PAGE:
Playboy magazine cited the annual event when it named the University of Wisconsin-Madison the nation's top party school in April. But the celebration is taking on a different look this year, thanks to city and campus leaders who have tired of the violence.

Police had arrested 68 people as of early Saturday morning after the opening night of the celebration, significantly lower than the number of arrests following the party's start last year. Police spokesman Mike Hanson did not list the charges but said 13 of those arrested went to jail.

While the city has not officially sanctioned the event, it is for the first time selling tickets for access to State Street, a pedestrian-only avenue lined with bars, restaurants and shops. Police plan to block off streets to enforce the $5 admission fee.

City officials have lined up bands to play on two stages at either end of State Street. They gave the event a start and end time -- 7:30 p.m. to 1:30 a.m. -- and a name, "Freakfest on State Street."

Police hope to avoid riot gear, pepper spray
Organizers hope to put a damper on the rowdy behavior by controlling access to the party. They also hope ticket sales will help to recoup some of the police costs, which were estimated at $600,000 last year.

"Our hope is that we can get through this year without having to use pepper spray or have cops in riot gear," Mayor Dave Cieslewicz said. "I'll consider it to be a success if the event ends peacefully, and there are no serious injuries and property damage."

But the city is making no promises. A Web site it created with details about the event carries a disclaimer: "The City of Madison cannot and does not guarantee your safety at this event. You enter the event area at your own risk and are responsible for your own actions and safety."

Based on ticket sales in the weeks heading up to "Freakfest," the changes were not going over well with people looking to party. Just 8,500 of the 80,000 tickets printed had sold as of Thursday.

Most tickets will be sold Saturday, in the hours leading up to the event, said Tom Wangard, a UW-Madison sophomore.

Wangard and other students initially argued for changing the location of the party to a nearby street to avoid the city's interference. But after working with officials, Wangard now supports the event and said he expects it to be a success.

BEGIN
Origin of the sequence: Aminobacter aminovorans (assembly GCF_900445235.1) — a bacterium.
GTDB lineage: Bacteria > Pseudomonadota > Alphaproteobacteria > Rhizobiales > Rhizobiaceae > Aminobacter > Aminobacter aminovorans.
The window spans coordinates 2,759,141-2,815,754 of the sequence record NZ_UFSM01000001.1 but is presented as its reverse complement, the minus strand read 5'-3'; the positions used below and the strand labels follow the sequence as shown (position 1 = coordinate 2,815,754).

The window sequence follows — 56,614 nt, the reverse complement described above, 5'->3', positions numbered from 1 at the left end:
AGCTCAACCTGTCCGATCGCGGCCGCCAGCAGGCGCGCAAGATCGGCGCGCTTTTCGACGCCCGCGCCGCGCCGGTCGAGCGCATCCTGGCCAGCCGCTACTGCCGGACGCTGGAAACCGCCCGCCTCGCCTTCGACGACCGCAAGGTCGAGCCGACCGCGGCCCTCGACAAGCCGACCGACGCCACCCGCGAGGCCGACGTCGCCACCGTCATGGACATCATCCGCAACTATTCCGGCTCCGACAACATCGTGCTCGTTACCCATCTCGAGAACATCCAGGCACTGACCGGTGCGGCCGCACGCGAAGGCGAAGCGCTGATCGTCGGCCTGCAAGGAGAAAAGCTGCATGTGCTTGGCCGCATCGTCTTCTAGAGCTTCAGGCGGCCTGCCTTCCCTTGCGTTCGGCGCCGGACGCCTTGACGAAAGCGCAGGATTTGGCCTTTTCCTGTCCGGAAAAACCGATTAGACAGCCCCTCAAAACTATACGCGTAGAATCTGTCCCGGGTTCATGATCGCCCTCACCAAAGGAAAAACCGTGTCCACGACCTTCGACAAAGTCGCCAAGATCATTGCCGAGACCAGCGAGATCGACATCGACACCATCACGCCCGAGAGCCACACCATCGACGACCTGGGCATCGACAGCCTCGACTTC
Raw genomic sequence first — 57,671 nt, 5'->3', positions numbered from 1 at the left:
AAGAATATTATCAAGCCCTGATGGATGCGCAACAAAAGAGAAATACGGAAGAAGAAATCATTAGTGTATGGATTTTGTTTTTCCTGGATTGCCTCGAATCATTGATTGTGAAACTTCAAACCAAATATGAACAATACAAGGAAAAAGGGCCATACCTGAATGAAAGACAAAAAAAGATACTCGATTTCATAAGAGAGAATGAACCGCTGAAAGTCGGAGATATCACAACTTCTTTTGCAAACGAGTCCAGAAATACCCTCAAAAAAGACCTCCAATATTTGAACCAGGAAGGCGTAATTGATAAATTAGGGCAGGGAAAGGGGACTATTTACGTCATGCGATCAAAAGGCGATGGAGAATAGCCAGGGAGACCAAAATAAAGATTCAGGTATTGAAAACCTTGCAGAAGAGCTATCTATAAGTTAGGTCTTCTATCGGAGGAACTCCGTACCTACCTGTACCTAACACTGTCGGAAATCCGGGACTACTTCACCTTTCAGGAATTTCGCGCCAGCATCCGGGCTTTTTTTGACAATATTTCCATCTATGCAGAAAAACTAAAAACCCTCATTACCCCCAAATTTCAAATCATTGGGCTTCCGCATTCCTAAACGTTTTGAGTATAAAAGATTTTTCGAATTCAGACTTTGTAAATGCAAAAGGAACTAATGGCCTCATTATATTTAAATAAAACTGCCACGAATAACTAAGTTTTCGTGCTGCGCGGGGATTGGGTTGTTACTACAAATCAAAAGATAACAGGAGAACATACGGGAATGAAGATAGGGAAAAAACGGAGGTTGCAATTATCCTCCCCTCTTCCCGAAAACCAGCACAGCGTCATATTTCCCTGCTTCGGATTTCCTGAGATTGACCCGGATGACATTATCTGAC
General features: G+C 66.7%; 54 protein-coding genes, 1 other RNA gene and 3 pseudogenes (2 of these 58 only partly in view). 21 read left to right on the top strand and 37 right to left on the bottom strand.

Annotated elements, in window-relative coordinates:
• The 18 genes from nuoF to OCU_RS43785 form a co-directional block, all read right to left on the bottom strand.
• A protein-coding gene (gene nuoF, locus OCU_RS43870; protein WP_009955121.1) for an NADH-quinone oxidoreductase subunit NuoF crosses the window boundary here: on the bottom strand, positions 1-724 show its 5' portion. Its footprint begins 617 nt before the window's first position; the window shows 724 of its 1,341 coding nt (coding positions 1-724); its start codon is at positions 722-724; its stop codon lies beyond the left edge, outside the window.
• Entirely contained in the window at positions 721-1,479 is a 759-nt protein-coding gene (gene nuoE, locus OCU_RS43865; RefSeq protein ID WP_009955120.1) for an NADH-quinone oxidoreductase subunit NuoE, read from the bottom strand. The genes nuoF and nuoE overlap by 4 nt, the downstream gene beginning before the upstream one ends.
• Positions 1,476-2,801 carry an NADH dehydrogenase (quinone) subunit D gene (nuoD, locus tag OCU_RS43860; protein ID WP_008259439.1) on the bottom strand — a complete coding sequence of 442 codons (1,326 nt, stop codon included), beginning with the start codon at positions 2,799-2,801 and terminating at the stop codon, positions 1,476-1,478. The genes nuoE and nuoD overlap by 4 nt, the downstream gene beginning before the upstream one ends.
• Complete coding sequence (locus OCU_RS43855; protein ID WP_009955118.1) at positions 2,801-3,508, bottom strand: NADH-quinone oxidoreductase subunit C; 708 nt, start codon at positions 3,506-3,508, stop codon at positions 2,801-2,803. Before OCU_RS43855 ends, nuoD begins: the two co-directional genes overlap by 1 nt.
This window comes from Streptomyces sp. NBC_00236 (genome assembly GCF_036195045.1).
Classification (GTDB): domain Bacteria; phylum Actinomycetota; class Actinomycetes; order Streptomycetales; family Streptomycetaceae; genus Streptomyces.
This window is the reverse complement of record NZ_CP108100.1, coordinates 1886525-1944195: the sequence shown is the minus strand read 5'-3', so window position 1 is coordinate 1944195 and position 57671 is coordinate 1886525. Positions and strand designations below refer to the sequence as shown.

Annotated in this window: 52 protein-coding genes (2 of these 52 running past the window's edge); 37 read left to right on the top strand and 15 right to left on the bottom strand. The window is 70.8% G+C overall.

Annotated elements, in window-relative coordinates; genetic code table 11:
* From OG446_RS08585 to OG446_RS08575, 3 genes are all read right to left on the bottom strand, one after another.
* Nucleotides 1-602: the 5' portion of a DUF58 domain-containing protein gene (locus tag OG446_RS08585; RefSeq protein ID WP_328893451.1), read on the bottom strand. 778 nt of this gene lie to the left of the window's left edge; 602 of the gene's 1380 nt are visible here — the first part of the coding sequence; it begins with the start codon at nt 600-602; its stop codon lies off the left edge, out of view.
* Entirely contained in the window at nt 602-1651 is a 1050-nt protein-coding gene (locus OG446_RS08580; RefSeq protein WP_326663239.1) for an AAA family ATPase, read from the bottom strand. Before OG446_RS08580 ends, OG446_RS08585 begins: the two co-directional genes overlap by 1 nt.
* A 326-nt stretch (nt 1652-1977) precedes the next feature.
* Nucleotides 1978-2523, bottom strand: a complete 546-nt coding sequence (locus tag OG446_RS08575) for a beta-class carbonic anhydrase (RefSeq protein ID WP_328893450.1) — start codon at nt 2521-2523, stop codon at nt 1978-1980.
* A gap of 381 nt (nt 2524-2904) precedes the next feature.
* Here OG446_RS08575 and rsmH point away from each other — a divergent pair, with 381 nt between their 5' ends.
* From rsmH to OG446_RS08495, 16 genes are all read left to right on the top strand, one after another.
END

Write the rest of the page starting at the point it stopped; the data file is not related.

Rock throwing, car tipping
But he also said there is always a potential for mayhem.

In 2002, revelers threw rocks and bottles, breaking at least 12 windows and damaging police cars before officers broke out the tear gas.

In 2003, store windows were broken and at least two cars were tipped over. Then, in 2004, a small bonfire started. Police used pepper spray to break up the crowd and arrested 450 people.

Last year, 447 people were arrested. Police also used pepper spray to quell a crowd of about 2,000.

Police presence this year will be comparable with the past, with 225 officers on duty Friday night and more than 250 on duty Saturday, said Mike Hanson, a spokesman for Madison police.

Even though the bands will stop playing at 1:30 a.m., bars are allowed under state law to stay open until 2:30 a.m. And because daylight-saving time ends at 2 a.m., bar-goers will have an extra hour to imbibe.

The goal is to have State Street cleared and back to normal before the bars empty, said Joel Plant, the city's alcohol policy coordinator. In past years, revelers leaving bars added to the difficulty of dealing with the commotion started by others, he said.

"We're not going to force anything," Cieslewicz said. "As long as it's a peaceful, I don't care if I'm there until 5 in the morning." ----

A scary story: we spend £120m on Halloween

Sunday October 22, 2006
Amelia Hill, culture and society correspondent
The Observer

Critics attack the growing Americanisation of a ghoulish fun night while retailers prepare to make millions

Not so long ago Halloween was a simple night of homemade horror which included making witches' hats from egg boxes and scaring siblings by telling ghost stories.

It is now a multimillion-pound industry: Britons' spending on Halloween paraphernalia has risen from £12 million five years ago to an expected £120m this year.

In Britain, Halloween is the third most profitable event for retailers after Christmas and Easter; way ahead of Guy Fawkes Day and Valentine's Day. 'The seven days before 31 October, 2006, are expected to be the second busiest shopping week of the year,' said Michelle Harrison, director of market analysts the Henley Centre.